in subsurface reservoirs is biodegraded by resident microbial
communities. Water-mediated, anaerobic conversion of hydrocarbons
to methane and CO2, catalyzed by syntrophic bacteria and
methanogenic archaea, is thought to be one of the dominant processes.
We compared 160 microbial community compositions in ten hydrocarbon
resource environments (HREs) and sequenced twelve metagenomes to characterize
their metabolic potential. Although anaerobic communities were common,
cores from oil sands and coal beds had unexpectedly high proportions
of aerobic hydrocarbon-degrading bacteria. Likewise, most metagenomes
had high proportions of genes for enzymes involved in aerobic hydrocarbon
metabolism. Hence, although HREs may have been strictly anaerobic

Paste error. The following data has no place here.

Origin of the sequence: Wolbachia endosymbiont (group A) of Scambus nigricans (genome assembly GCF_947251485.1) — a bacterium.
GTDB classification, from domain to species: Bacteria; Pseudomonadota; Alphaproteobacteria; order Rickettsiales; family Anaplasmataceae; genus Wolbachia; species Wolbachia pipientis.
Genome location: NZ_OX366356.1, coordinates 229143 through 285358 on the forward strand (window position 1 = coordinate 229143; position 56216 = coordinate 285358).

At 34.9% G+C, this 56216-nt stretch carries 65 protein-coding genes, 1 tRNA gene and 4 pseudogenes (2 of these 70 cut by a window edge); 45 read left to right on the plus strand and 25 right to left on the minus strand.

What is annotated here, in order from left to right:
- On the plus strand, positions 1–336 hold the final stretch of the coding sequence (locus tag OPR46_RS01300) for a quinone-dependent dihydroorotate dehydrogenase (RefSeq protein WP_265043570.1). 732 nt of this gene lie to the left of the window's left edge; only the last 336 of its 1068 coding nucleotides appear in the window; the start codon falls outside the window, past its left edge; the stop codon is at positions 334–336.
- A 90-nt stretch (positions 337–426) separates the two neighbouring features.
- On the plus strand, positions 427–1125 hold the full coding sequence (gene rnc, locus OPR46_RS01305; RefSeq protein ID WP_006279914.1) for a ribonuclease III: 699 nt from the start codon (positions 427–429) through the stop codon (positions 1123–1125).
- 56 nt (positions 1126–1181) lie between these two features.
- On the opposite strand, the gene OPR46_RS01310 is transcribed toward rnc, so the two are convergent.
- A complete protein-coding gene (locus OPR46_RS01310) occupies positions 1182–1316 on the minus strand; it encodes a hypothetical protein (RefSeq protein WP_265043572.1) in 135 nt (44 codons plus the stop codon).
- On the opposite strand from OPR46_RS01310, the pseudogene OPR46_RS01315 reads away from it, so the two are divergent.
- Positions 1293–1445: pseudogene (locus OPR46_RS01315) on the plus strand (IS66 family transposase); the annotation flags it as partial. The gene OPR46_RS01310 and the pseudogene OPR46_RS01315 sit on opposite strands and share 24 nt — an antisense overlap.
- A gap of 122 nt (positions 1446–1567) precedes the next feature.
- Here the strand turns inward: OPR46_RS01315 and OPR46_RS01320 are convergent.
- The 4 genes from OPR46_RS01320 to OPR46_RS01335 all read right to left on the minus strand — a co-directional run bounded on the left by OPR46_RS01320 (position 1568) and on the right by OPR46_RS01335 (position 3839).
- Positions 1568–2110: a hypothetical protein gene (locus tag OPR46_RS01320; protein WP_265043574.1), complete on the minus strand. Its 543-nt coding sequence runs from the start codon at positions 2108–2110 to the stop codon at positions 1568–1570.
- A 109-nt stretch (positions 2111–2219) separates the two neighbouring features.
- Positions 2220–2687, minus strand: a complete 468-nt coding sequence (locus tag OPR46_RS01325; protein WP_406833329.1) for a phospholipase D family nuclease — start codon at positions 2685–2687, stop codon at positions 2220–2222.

and typically methanogenic for much of their history, this may not
hold today for coal beds and for the Alberta oil sands, one of the
largest remaining oil reservoirs in the world. This finding may influence
strategies to recover energy or chemicals from these HREs by in situ
Gregor Wolbring at the invitation of the Editor to continue the ideas of an earlier article published in volume 49 number 4 shares with Development readers his understanding of the concept of ableism. He argues that the term ability should not be used just in relation to disabled people but understood in a broader cultural perspective. He highlights different forms of ableism, the role of new and emerging technologies, the consequences of different forms of ableism and the importance of dealing with the concept of ableism on the policy level, and proposes the need for a field of ability studies that examine ableism. Development (2008) 51, 252–258. doi:10.1057/dev.2008.17
CC-4047 (Actimid) and CC-5013 (Revimid) belong to a class of thalidomide analogs collectively known as the immunomodulatory drugs (IMiDs), which are currently being assessed in the treatment of patients with multiple myeloma and other cancers.